Location: Pest Management and Biocontrol ResearchTitle: Diapause response of the boll weevil (Coleoptera: Curculionidae) to feeding period duration and cotton square size
Submitted to: Journal of Insect Science
Publication Type: Peer Reviewed Journal
Publication Acceptance Date: 8/8/2018
Publication Date: 10/31/2018
Publication URL: http://handle.nal.usda.gov/10113/6471011
Citation: Spurgeon, D.W., Suh, C.P., Esquivel, J.F. 2018. Diapause response of the boll weevil (Coleoptera: Curculionidae) to feeding period duration and cotton square size. Journal of Insect Science. 18(5):1-5.
Interpretive Summary: Distribution of the boll weevil in the U.S. has been greatly reduced by eradication efforts. Still, it remains a key pest of cotton in the New World, and has proven difficult to eliminate from Mexico and southern Texas. In those regions, improved knowledge of boll weevil adult dormancy that permits overwintering may benefit efforts by eradication and management programs. ARS scientists at Maricopa, AZ and College Station, TX demonstrated that detection of adult dormancy and subsequent survival patterns of the weevil were influenced by how long the weevils were allowed to feed after becoming adults. In general, weevils fed for 14 days tended to show higher levels of dormancy and greater survival than weevils fed for 7 or 21 days. In addition, weevils fed large cotton buds tended to survive longer than weevils fed small cotton buds, and male weevils tended to outlive female weevils. However, the factor most influencing survival was temperature, with lower temperatures promoting longer survival. These findings suggest there may be an optimal length of feeding period to ensure the dormancy and subsequent overwinter survival, and that survival is maximized by low, above-freezing temperatures. These results should be useful in efforts to improve effectiveness of eradication and management programs for the boll weevil.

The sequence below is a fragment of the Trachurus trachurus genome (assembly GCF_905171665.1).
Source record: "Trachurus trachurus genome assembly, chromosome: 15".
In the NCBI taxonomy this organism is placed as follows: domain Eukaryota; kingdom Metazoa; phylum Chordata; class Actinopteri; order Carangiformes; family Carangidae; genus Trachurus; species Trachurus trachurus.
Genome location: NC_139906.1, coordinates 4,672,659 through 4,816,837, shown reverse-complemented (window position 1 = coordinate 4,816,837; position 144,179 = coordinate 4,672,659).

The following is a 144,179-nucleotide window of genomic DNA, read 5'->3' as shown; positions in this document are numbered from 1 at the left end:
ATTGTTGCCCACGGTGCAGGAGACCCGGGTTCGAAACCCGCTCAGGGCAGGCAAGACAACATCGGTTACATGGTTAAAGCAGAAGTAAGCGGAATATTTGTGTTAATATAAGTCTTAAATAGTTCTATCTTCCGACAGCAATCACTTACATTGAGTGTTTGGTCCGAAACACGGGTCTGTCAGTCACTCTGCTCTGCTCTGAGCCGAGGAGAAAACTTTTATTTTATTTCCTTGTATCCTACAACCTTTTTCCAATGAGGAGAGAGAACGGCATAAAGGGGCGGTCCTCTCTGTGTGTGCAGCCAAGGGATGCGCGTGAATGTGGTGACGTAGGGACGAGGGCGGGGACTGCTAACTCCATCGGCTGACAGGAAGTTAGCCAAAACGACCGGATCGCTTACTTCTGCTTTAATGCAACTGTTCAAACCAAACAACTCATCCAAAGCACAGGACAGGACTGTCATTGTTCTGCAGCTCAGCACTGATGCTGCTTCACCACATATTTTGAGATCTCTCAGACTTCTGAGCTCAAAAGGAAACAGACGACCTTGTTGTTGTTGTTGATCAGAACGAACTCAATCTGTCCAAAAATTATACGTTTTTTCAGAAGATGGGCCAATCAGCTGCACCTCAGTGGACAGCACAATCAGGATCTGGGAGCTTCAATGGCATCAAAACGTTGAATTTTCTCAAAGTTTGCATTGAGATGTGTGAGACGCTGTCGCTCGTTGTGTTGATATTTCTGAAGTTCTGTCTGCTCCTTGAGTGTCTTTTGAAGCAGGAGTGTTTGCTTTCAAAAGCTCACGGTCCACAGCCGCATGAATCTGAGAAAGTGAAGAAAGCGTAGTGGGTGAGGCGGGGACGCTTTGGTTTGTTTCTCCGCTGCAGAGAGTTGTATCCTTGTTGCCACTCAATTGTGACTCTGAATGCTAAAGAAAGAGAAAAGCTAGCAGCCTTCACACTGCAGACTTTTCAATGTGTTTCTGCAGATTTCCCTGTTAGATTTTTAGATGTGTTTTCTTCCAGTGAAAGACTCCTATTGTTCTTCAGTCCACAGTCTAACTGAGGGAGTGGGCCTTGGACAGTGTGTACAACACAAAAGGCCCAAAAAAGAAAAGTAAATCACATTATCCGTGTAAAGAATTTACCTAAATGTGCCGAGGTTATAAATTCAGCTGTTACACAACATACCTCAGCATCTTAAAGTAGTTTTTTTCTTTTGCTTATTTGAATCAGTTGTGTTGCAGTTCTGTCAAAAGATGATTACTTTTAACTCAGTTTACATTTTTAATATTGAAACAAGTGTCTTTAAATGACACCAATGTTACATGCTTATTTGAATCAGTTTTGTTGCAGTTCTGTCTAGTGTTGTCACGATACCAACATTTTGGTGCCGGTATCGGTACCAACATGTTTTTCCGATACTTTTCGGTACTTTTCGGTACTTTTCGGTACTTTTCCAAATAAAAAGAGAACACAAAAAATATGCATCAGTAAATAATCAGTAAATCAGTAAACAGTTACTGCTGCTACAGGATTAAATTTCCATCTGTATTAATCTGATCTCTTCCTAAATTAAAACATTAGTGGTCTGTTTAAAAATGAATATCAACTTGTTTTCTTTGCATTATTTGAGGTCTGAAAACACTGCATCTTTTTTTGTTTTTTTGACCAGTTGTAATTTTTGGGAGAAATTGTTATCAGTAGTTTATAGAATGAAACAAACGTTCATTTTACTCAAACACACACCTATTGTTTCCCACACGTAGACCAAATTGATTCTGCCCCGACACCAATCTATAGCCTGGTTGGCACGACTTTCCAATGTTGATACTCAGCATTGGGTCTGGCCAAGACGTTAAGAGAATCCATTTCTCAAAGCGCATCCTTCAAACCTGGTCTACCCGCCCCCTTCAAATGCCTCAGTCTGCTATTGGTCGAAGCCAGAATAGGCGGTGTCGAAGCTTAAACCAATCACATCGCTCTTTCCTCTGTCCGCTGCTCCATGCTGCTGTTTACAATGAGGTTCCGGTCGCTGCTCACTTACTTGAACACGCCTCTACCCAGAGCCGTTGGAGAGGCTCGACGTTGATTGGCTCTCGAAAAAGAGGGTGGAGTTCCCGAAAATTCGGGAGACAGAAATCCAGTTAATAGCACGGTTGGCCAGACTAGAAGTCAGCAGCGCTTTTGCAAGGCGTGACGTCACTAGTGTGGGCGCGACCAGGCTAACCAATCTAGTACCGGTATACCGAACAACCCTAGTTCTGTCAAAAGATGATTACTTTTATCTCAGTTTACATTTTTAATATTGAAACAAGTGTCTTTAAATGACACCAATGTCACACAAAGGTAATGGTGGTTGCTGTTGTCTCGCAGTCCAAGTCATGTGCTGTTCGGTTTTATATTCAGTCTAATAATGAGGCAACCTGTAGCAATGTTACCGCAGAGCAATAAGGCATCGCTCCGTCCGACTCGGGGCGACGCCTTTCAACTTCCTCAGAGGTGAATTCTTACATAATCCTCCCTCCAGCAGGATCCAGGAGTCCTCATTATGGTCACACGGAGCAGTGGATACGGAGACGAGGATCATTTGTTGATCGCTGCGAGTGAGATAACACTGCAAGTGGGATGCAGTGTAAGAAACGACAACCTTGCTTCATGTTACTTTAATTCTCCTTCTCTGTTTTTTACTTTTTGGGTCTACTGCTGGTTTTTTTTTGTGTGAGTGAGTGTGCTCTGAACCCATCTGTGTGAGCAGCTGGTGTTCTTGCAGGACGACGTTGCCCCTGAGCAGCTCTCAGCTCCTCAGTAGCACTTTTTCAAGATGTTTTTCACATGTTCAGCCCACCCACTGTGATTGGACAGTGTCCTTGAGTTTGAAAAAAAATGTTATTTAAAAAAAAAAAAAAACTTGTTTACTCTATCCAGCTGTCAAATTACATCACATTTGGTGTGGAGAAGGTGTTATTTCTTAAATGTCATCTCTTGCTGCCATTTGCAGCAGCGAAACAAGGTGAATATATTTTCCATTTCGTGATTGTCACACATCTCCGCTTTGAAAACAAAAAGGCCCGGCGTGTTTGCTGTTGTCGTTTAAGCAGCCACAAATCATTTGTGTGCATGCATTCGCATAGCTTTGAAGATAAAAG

Technical Abstract: Distribution of the boll weevil, Anthonomus grandis grandis Boheman, in the U.S. has been greatly reduced by eradication efforts. Still, it remains a key pest of cotton (Gossypium spp.) in the New World, and has proven difficult to eliminate from Mexico and southern Texas. In those regions, improved knowledge of boll weevil overwintering ecology may benefit efforts by eradication and management programs. Adult diapause in the weevil is well documented, but the influences of the length of the feeding period between weevil eclosion and assessment of diapause remain unstudied. We examined diapause incidences and associated survival patterns of weevils fed for 7, 14, or 21 d after adult eclosion. Diapause status of females, based on dissection, was less influenced by feeding duration compared with males. For males, highest diapause incidence occurred after 14 d of feeding compared with 7 or 21 d. Feeding duration influenced host-free survival of both sexes and highest survival was observed after 14 d of feeding, although many weevils were long-lived (more than 80 d) after each feeding period duration. Also, males exhibited higher survival compared with females, and survival of both sexes was higher after feeding on large squares compared with smaller squares. However, the factor most influencing survival was temperature, with lower temperatures producing longer-lived weevils than higher temperatures. These results suggest an optimal feeding period for induction of diapause and maximized host-free longevity. These findings may permit improved timing of late-season insecticide treatments aimed at reducing overwintering populations, and thereby improve effectiveness of eradication and management programs.